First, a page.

Catch massive muskies with this highly effective soft-plastic bait
No other freshwater fish is as notoriously tough to catch as the legendary muskellunge—there’s good reason anglers call it the fish of 10,000 casts, after all. So, how is it possible that tackle maker Jon Bondy, outdoor photographer Brandon Broderick and I managed to catch 15 muskies in 15 hours over two days last fall? And these were big fish, too, including four Incredible Hulks in the 40-pound-plus fish-of-a-lifetime category. Even most of the “smaller” fish tipped the scales at more than 30 pounds. The reason for our success had as much to do with the incredible waters we were fishing as it did our secret weapon: Jon Bondy’s very own Bondy Bait, and the unique presentation he’s developed to go along with it.
So, where were we fishing? On southern Ontario’s Lake St. Clair, as well as the Detroit River in Windsor, where there appears to be more big fish per acre of water than anywhere else on the planet. I can say that with some authority, since I live along the shore of northwestern Ontario’s Lake of the Woods, which many anglers believe to be the centre of the muskie universe. To be certain, the fishing is good on “The Woods,” but 15 mammoth muskies in 15 hours of fishing? Not a chance. And that’s not even counting the fish we hooked and missed, including a behemoth that slammed Broderick’s bait, headed across the river to Motown and almost pulled him into the river. I’m not exaggerating.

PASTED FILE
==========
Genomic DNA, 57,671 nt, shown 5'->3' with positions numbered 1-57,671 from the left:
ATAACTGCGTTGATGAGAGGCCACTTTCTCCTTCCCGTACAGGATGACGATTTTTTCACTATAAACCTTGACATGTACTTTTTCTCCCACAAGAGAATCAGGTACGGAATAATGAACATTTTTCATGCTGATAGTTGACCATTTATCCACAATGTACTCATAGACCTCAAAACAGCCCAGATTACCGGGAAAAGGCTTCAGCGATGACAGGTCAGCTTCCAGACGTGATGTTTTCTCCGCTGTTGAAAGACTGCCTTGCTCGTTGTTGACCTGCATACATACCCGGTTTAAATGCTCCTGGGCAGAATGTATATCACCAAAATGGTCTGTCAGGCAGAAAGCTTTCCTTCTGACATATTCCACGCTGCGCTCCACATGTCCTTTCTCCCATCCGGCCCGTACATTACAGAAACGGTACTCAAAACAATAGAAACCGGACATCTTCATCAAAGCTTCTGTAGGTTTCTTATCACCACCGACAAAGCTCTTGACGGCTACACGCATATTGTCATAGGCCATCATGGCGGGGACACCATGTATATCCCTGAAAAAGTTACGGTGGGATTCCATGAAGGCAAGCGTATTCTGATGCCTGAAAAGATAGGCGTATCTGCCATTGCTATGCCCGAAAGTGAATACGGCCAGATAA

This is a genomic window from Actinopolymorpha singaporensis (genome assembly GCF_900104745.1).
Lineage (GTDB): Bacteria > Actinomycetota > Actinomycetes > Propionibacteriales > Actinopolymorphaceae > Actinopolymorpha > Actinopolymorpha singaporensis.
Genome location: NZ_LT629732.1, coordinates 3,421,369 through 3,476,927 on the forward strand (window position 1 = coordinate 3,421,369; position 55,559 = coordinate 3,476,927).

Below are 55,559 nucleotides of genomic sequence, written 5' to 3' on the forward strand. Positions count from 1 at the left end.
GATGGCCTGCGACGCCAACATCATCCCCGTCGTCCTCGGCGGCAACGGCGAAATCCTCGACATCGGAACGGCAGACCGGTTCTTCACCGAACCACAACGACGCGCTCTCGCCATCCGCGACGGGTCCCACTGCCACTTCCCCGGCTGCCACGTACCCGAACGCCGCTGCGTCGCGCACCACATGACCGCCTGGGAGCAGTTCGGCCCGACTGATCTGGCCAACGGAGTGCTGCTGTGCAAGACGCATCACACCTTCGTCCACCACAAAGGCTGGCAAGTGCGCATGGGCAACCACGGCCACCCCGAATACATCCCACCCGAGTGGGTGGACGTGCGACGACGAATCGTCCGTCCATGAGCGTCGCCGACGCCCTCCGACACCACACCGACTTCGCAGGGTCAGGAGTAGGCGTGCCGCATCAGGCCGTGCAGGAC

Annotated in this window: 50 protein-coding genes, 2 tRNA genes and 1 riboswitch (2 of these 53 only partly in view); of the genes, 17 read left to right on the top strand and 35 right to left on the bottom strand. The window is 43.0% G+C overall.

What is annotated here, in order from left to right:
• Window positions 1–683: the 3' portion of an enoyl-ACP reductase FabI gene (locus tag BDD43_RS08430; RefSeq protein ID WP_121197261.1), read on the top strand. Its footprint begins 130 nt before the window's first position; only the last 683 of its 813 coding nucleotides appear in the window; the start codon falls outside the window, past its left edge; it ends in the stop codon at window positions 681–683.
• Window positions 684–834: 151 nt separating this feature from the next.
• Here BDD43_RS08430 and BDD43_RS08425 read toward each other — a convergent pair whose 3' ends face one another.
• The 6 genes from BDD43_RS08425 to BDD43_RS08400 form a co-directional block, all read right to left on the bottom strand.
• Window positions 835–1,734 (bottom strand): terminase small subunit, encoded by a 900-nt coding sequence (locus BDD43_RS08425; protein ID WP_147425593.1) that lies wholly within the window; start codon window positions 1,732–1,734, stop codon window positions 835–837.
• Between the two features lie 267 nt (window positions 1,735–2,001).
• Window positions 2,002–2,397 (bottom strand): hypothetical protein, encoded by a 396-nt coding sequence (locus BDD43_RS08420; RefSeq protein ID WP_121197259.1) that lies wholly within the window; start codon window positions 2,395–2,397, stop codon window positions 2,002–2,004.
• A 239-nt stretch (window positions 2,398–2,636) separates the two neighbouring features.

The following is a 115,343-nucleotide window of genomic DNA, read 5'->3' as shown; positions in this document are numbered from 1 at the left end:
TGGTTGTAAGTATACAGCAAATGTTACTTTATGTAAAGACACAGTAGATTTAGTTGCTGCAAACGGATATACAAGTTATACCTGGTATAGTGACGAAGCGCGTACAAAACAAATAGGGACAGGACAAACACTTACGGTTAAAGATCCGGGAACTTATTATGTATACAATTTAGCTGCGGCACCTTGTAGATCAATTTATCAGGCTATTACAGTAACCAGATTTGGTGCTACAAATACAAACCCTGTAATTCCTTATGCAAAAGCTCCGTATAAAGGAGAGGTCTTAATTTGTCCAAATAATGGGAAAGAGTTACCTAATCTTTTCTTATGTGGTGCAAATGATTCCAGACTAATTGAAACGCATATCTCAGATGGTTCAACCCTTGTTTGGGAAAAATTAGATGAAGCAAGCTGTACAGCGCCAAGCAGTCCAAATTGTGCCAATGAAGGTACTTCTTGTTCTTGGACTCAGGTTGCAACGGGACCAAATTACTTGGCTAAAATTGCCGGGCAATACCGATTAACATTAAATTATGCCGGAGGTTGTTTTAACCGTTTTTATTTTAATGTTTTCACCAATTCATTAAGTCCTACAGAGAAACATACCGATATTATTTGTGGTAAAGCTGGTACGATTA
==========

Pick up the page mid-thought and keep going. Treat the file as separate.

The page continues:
We were rigged up with eight-foot, extra-heavy-action muskie sticks and baitcasting reels spooled with tough 80-pound-test Spiderwire braid. We also tied on 200-pound-test stainless steel leaders fashioned from downrigger cable and tightened the star drags on our level-winds as much as humanly possible. To get them any tighter would have required vise grips. Even still, Broderick’s behemoth somehow managed to strip out line. It’s a good thing it did, too, or else Broderick, who was hanging on for dear life and starting to panic, would have been left with two equally untenable options—either loosen his grip on the rod and lose it or hang on and get pulled overboard. (He caught the fish, by the way.)
Such a strong bite offers proof that muskies are first and foremost a riverine species, functioning best in big waters with swiftly flowing current. It also shows that southwestern Ontario’s Essex County—lying at practically the same latitude as northern California—offers the perfect blend of environmental conditions for optimal muskie growth.
Factor in a steadily warming climate and tons of food, especially large gizzard shad, and it’s a magical brew for muskies and muskie hunters alike. Consider: Our sonar screen repeatedly misread the tops of the gigantic balls of bait for the bottom of the lake. I had no idea this quality of muskie fishing existed anywhere on earth. Nor have I seen a more brilliant way to catch muskies than with Bondy’s self-named lures and presentation.